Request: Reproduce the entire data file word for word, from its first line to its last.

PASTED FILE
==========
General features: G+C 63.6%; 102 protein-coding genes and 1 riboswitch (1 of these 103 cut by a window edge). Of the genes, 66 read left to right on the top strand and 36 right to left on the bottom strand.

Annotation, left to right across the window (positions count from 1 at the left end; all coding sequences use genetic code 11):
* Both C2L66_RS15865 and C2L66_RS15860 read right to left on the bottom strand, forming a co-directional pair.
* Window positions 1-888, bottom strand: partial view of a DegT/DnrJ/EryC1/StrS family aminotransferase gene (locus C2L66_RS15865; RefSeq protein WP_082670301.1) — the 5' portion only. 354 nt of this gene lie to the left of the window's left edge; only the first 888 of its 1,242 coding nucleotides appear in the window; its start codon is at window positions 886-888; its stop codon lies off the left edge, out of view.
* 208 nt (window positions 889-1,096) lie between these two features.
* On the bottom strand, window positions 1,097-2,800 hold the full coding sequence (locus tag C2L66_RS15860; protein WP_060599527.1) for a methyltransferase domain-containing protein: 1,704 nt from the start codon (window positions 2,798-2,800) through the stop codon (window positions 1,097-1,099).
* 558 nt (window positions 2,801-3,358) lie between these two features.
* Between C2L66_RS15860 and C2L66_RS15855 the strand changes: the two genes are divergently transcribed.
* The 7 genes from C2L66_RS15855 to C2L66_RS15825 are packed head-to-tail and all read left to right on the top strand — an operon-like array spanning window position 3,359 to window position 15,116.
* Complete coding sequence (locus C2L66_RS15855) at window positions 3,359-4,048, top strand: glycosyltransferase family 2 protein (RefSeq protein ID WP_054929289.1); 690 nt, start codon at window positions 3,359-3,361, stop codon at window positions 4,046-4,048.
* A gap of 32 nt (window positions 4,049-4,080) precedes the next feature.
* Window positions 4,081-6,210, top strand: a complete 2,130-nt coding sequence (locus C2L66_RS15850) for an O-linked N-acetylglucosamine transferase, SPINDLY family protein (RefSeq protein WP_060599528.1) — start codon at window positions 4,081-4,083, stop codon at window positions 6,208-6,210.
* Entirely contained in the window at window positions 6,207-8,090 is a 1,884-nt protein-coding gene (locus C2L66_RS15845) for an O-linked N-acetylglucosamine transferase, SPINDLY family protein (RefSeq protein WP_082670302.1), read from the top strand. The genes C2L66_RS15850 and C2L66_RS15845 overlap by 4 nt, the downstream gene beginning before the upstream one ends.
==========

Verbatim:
General features: G+C 63.6%; 102 protein-coding genes and 1 riboswitch (1 of these 103 cut by a window edge). Of the genes, 66 read left to right on the top strand and 36 right to left on the bottom strand.

Annotation, left to right across the window (positions count from 1 at the left end; all coding sequences use genetic code 11):
* Both C2L66_RS15865 and C2L66_RS15860 read right to left on the bottom strand, forming a co-directional pair.
* Window positions 1-888, bottom strand: partial view of a DegT/DnrJ/EryC1/StrS family aminotransferase gene (locus C2L66_RS15865; RefSeq protein WP_082670301.1) — the 5' portion only. 354 nt of this gene lie to the left of the window's left edge; only the first 888 of its 1,242 coding nucleotides appear in the window; its start codon is at window positions 886-888; its stop codon lies off the left edge, out of view.
* 208 nt (window positions 889-1,096) lie between these two features.
* On the bottom strand, window positions 1,097-2,800 hold the full coding sequence (locus tag C2L66_RS15860; protein WP_060599527.1) for a methyltransferase domain-containing protein: 1,704 nt from the start codon (window positions 2,798-2,800) through the stop codon (window positions 1,097-1,099).
* 558 nt (window positions 2,801-3,358) lie between these two features.
* Between C2L66_RS15860 and C2L66_RS15855 the strand changes: the two genes are divergently transcribed.
* The 7 genes from C2L66_RS15855 to C2L66_RS15825 are packed head-to-tail and all read left to right on the top strand — an operon-like array spanning window position 3,359 to window position 15,116.
* Complete coding sequence (locus C2L66_RS15855) at window positions 3,359-4,048, top strand: glycosyltransferase family 2 protein (RefSeq protein ID WP_054929289.1); 690 nt, start codon at window positions 3,359-3,361, stop codon at window positions 4,046-4,048.
* A gap of 32 nt (window positions 4,049-4,080) precedes the next feature.
* Window positions 4,081-6,210, top strand: a complete 2,130-nt coding sequence (locus C2L66_RS15850) for an O-linked N-acetylglucosamine transferase, SPINDLY family protein (RefSeq protein WP_060599528.1) — start codon at window positions 4,081-4,083, stop codon at window positions 6,208-6,210.
* Entirely contained in the window at window positions 6,207-8,090 is a 1,884-nt protein-coding gene (locus C2L66_RS15845) for an O-linked N-acetylglucosamine transferase, SPINDLY family protein (RefSeq protein WP_082670302.1), read from the top strand. The genes C2L66_RS15850 and C2L66_RS15845 overlap by 4 nt, the downstream gene beginning before the upstream one ends.